Regarding the newer form of radiotherapy, Professor Wass commented, “I don’t think that the data that have been provided for gamma knife radiotherapy are particularly good.”

The new guide also raises similar concerns about radiotherapy, and points out that acromegaly patients who received conventional radiotherapy were at significant greater risks of “all-cause mortality” than those who did not receive the treatment. The 2011 guidelines advise that long-term data of such risks for patients undergoing the more modern gamma knife radiosurgery are not yet available, since most of the data relates to the older forms of radiation delivery. The newer systems may potentially yield better results, but we will not know until longer-term data become available.

My conclusions

The goal of the new guidelines is to, “update clinicians regarding all aspects in the current management of acromegaly...” Patients also need updating, and I’ve tried my best to summarise the latest recommendations primarily for the benefit of patients, although hopefully physicians will find this summary helpful too.

Given a choice, this is actually the best time ever to have acromegaly. You only have to go back to the middle of the last century – within the lifetimes of many of us – when the prospects for acromegaly patients were much grimmer, with fewer therapeutic options and more premature deaths. We’ve come a long way, but not far enough. Most acromegaly patients remain undiagnosed, and most of those who have been diagnosed had to wait an awful long time, and still suffer long term symptoms.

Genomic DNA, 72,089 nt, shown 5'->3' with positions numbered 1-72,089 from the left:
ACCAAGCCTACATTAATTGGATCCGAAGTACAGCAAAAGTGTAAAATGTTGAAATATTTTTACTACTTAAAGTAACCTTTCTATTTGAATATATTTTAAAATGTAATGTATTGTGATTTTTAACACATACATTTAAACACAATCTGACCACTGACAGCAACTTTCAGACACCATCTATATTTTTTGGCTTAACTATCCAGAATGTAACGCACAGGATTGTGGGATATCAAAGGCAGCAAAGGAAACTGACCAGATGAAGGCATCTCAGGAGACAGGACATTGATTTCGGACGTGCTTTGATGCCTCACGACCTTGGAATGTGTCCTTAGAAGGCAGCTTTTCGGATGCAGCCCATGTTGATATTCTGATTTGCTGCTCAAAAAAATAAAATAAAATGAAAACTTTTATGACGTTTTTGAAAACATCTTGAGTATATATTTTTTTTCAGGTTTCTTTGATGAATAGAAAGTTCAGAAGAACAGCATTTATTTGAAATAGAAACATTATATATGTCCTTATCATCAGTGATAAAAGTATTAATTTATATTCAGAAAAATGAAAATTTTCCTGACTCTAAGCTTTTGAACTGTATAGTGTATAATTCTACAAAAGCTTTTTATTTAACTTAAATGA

Doctors and drug companies supply, but often only after patients demand. With doctors, patients and drug companies working together, I’m hopeful that the next guidelines issued by the American Association of Clinical Endocrinologists will be able to report faster diagnosis times, a more realistic definition of ‘cure’ and better therapies to achieve either a real cure, or at least substantially improved outcomes.

Jon Danzig is a medical journalist and writer/director of short films. He won a Lilly Medical Journalism Research Award for his medical articles, primarily about amniocentesis, episiotomy and women being sterilised ‘against their will’. He was an investigative journalist on the prestigious BBC Checkpoint programme; a freelance correspondent in the USA, and ran his own successful media business, Look-Hear.com. Jon’s growing list of short films can be seen on his new YouTube channel at JonDanzig.com Jon was recently interviewed on BBC Radio about his life and career: Jon Danzig BBC Radio Interview. Click here to view Jon’s Linkedin profile.
Jon’s favourite quote: “Knowledge is power” – Sir Francis Bacon
Declared interest:
The author has acromegaly, and has written extensively about how the illness has affected his life and career. ‘My DIY Diagnosis’ – The Independent Newspaper;‘Acromegaly – A Patient’s Journey’ – British Medical Journal; ‘Challenging Doctors’ – Acromegaly.org; ‘Challenging Sleep’ – Pituitary Network Association. ‘No rest for the wilted’ – The Guardian newspaper

 (via NewsMedical)